Saturday, February 5, 2011

It was a bit of a disappointment, the reading of my play ‘Third Drawer From The Top’ at the University of Alabama, Huntsville, due to some of the kids being ill, was put off from January 24 and is now due to take place February 7. Not so far off now, just a couple of days. I wonder if the weather will keep people away and it might have to be postponed again. I wrote this play the second time I was teaching in America. It is a comedy, almost a farce in fact, that I call my Neil Simon play and, as the action takes place in a small college in the Mid-west it’s fitting it should get its first airing at an American university. I’ve just read it again and still got the giggles so, hopefully when I get a recording of the performance I’ll hear gales of laughter – hopefully.
What a thunderstorm the other night! There we were happily watching “Evil Under The Sun” one of Agony Christie’s better efforts with a fabulous cast headed by Peter Ustinov and Maggie Smith when suddenly in a nano second there was the most almighty bang right above the house that had the three of us jumping out of our skins and the world was suddenly black. The bang was so loud we thought the house had definitely been struck especially as the street lighting was unaffected but Douglas, armed with flashlight, discovered all three main switches had been tripped and there was apparently no damage to the house. With electricity restored we went back to finish watching the movie. Poor Keppel was the one that suffered the most. He’s a fraidy cat at the best of times, freaking out and running for his life at the slightest thing (for example, even though he’s never been threatened in his life, if I pick up the swatter to swat a fly he’s off like a bullet) so the violent noise scared him absolutely shitless. Chris discovered him cowering under the piano stool and it took a goodly while and a lot of petting and cuddling to calm him down.
The Italian Prime Minister Silvio Berlusconi has survived a vote of confidence in parliament. If he hadn’t and an election was triggered, would Nichi Vendola have been the man to challenge him? They are opposites, Mr. Vendola and Mr. Berlusconi. Vendola is the left-wing, openly gay governor of the southern region of Puglia, is campaigning to become Prime Minister, whereas Mr. Berlusconi, the man who has dominated Italian politics for 15 years, is struggling to remain in the job. Many believed the Prime Minister was targeting Mr. Vendola when he joked on television: "It's better to love beautiful women than to be gay." Mr. Vendola immediately retaliated with a statement, "The time for jokes is over," he said. "Your jokes can't amuse a country that's exhausted, impoverished, scared, insecure and abandoned." Does Mr. Vendola have ambitions to take over as leader of Italy? "Absolutely, yes," he says without hesitation.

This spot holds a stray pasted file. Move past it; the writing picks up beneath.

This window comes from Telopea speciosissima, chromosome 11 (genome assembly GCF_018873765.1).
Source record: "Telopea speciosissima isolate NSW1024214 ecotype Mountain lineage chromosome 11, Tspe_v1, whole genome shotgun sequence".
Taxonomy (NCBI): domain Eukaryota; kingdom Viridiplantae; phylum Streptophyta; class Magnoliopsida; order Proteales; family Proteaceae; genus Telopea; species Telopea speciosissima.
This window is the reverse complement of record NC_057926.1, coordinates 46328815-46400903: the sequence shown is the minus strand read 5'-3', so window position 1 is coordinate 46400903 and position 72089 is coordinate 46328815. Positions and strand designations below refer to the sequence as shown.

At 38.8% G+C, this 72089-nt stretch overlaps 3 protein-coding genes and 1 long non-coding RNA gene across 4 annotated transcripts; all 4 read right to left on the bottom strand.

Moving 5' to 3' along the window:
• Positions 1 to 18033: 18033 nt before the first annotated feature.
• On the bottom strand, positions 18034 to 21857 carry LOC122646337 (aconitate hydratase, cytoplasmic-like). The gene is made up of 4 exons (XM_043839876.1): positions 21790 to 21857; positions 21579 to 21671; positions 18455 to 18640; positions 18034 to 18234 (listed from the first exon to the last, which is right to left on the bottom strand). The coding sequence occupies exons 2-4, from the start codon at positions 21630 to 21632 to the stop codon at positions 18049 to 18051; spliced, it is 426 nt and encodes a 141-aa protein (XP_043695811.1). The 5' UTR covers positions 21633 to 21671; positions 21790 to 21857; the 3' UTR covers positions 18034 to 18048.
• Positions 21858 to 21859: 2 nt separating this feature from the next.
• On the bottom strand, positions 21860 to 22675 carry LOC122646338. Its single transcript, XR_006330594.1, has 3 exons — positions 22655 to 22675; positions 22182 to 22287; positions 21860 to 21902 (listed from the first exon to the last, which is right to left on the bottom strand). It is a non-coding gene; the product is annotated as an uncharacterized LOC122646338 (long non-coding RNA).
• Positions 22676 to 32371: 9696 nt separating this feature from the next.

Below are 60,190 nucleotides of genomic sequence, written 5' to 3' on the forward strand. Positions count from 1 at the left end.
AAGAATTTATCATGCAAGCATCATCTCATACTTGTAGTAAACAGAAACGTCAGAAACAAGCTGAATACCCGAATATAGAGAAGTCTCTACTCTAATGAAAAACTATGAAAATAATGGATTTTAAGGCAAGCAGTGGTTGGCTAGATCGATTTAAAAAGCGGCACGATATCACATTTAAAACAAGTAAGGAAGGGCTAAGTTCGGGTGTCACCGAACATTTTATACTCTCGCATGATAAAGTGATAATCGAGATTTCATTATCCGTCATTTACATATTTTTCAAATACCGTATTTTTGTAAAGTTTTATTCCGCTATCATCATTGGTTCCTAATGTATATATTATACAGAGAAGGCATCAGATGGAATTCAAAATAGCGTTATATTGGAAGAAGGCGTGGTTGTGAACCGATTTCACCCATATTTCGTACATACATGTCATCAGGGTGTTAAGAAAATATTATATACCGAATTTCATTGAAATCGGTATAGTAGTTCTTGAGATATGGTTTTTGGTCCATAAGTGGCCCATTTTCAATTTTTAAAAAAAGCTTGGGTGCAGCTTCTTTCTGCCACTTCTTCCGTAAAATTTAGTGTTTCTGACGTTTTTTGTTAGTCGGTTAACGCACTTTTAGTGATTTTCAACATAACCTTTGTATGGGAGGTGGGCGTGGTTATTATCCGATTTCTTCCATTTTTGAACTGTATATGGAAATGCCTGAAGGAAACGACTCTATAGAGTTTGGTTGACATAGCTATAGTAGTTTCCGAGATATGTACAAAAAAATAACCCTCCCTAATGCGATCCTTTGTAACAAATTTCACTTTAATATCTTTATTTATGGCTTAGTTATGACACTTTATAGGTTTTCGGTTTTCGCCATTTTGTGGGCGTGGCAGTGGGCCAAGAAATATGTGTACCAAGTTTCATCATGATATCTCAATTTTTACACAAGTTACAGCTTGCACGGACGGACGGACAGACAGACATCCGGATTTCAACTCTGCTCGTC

The 52-year-old has been politically active since he was 14, when he joined the Communist Youth Federation. He studied literature at university, where he started to write poetry. He is also a devout Catholic, and has no problem combining his faith with his sexuality. "Catholicism is like my homosexuality, like my political beliefs," he says, "All these things are part of my identity." Mr. Vendola is leaping ahead in the polls, buoyed by divisions in Italy's main opposition, the Democratic Party. He created national headlines with radical schemes in Puglia to support green energy, young people, women, immigrants, small businesses and arts festivals. He has been called the Pied Piper of Puglia but could the next top dog in Italy be gay? Very interesting.


Ben Herman said...

How often do you experience power outages, anyway? From reading your blog, they appear to occur in your area with alarming regularity. Perhaps I should not be complaining quite so much about the poor cell phone reception here in Queens NY.

Lewis said...

In South Africa, power outages now occur daily in some parts.
Some years ago the new govt. was warned that new power stations had to be built. The govt. duly noted this and waited for something to be done. In the bad old Apartheid days, that would duly have happened. This time nothing did, as no-one had thought that in order for anything to happen, something must first be done.